You know that a city has developed serious food cred when restaurants offering the best of ethnic cuisine begin to crop up: Mongolian barbecue, Brazilian feijoada, Swiss raclette, Spanish tapas.
I’m not sure where the best places to get the first three are in Lexington, if you can even get them, but for terrific tapas, head for Jefferson Street.
Enoteca Wine Bar & Tapas is a popular spot for locals any time of the year, but now that spring is here, its outdoor patio and rooftop deck are ideal for indulging in wines from around the world. Enoteca can be translated as “wine repository,” and the labels are proof positive that much of the world is devoted to the grape.
On a recent picture-perfect evening, a friend and I grabbed a table on the deck and began deciding which vintage to order — no small task, I assure you, with 130 from which to choose.
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I finally settled on the Zuazo Gaston from Spain’s Rioja region, a medium-bodied red with a spicy nose and an earthy (but not too) taste. At $8, it is one of the 13 wines (red, white and rosé) offered by the glass.
If you do want to order by the glass, Enoteca offers 2- ounce and 5-ounce pours, with house wines ranging in price from $7 to $15 and premium wines ranging from $5 to $33 for 2 ounces and from $13 to $82 for 5 ounces.
Wine is taken quite seriously here; the owners also own Wine + Market directly across the street. Don’t worry if you’re not a wine connoisseur; owners Seth and Renee Brewer aren’t wine snobs and love nothing better than to introduce the casual wine drinker to a new vintage.
Now, for the tapas: The list is not quite as intimidating as that of the wine, but it might be equally difficult to make a selection. For starters, should it be the cheese platter or the meat platter?
The former features cheeses as diverse as Valdeon, a Spanish blue, and a Wisconsin cheddar; the latter offers Serrano ham and chorizo from Spain, cured California salmon and Italian smoked ham.
With each item priced at $3, you can mix and match, and accompaniments include baguette slices, cornichons (a pickled gherkin), nuts, and preserves and mustard.
It’s even more difficult to select from the tapas themselves. I am trying to make my way through the entire list, and I have yet to find one I didn’t like. My favorite is the tortilla Española ($8), a potato and egg omelet with a tangy piquillo pepper sauce to give it zest.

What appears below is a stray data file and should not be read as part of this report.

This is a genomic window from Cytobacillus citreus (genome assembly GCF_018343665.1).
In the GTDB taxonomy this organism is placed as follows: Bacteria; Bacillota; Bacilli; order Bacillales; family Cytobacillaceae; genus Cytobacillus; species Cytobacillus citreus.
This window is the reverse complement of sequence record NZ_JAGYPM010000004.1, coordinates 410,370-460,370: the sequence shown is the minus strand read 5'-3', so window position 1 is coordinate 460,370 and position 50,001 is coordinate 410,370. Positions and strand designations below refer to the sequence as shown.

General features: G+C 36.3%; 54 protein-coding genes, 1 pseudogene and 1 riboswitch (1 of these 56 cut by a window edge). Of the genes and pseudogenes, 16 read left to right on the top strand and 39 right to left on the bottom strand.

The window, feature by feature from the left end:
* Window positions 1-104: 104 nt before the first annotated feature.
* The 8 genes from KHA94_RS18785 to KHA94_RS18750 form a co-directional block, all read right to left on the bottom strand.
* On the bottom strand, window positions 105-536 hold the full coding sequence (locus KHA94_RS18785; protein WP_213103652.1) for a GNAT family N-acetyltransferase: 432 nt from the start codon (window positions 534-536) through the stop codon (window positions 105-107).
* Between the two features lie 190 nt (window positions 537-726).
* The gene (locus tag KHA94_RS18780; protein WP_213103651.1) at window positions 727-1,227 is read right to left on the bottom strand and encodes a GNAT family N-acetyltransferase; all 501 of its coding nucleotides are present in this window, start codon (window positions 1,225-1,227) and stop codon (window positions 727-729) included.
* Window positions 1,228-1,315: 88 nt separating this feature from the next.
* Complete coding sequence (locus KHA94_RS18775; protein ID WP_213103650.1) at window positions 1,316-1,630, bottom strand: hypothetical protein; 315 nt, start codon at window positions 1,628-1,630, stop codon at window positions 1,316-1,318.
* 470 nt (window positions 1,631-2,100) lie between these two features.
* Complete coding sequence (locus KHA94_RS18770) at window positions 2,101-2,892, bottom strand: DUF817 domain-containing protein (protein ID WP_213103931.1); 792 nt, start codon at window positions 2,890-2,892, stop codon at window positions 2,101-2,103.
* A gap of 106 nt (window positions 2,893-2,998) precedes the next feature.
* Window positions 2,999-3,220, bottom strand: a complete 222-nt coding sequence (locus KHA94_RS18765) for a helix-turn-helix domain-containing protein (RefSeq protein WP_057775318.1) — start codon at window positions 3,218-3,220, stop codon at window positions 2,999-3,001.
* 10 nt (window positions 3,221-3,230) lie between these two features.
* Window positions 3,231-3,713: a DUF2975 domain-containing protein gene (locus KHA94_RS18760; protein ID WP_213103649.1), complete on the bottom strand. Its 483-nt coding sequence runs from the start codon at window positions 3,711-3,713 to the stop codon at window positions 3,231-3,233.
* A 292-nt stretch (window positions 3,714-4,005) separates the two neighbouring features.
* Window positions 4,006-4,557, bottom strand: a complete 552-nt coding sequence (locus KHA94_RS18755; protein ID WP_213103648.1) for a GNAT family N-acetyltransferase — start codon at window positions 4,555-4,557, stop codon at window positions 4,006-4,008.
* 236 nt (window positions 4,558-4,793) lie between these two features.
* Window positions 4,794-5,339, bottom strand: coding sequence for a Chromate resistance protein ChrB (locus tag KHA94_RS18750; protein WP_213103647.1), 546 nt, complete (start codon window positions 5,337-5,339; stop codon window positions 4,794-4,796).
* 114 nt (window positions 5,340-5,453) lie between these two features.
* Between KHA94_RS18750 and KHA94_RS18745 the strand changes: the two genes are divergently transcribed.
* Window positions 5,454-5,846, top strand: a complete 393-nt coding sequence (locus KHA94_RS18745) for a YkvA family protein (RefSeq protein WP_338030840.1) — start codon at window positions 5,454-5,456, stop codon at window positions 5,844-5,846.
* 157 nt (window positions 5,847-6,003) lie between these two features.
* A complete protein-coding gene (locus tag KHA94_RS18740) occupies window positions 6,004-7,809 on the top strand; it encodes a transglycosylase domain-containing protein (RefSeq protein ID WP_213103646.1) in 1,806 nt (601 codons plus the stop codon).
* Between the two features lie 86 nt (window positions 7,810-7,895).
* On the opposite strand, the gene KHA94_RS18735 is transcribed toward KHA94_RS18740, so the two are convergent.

I also love the patatas bravas (roasted potatoes drizzled with aioli, $6), the mushrooms stuffed with manchego cheese ($9), and the Spanish mussels with saffron white wine sauce and cherry tomatoes ($10).
If you’re in the market for something a bit more substantial (if I had one complaint here, it’s that some of the tapas are a bit small even for a small plate), opt for the crab cakes. There are three in a serving, and they’re accompanied by a caper and cornichon tartar sauce ($9). Or try the beef tenderloin with green peppercorn sauce ($18).
There is a tapa of the day and several vegetarian options, and most of the items on the menu are gluten free. The dessert menu is limited, but then if one of the choices is the chocolate bourbon almond stuffed figs ($5), you don’t need many others.
Wine isn’t the only spirit Enoteca offers. There are several specialty cocktails, all $10 each. If you want to stay in a Spanish frame of mind, order the Cava cocktail (Copper & Kings brandy, bitters, Spanish sparkling wine and a sugar cube). There also is an adequate beer list.
It’s the whiskey list that really stands out, however. Enoteca is a bourbon lover’s dream. It even has hard-to-find Pappy Van Winkle, although at a (steep) price. The 15-year-old is $45 a glass; the 20-year-old goes for $75, and the 23-year-old for $95.
If Pappy isn’t in your budget, don’t fret. A pitcher of sangria and a bowl of marinated olives will do just as nicely, here on Jefferson Street’s little slice of Spain.
Patti Nickell is a Lexington-based travel and food writer. Reach her at firstname.lastname@example.org.
Enoteca Wine Bar & Tapas Restaurant
Address: 191 Jefferson St.
Hours: 5-9 p.m., Sun. and Mon.; 5-10 p.m., Tues.; 5-11 p.m. Wed. and Thurs.; 5 p.m. to midnight Fri. and Sat.. It’s wise to call ahead; Enoteca often hosts private events for which the restaurant is closed.
Payment: All major credit cards
Other: No reservations taken for groups of fewer than six.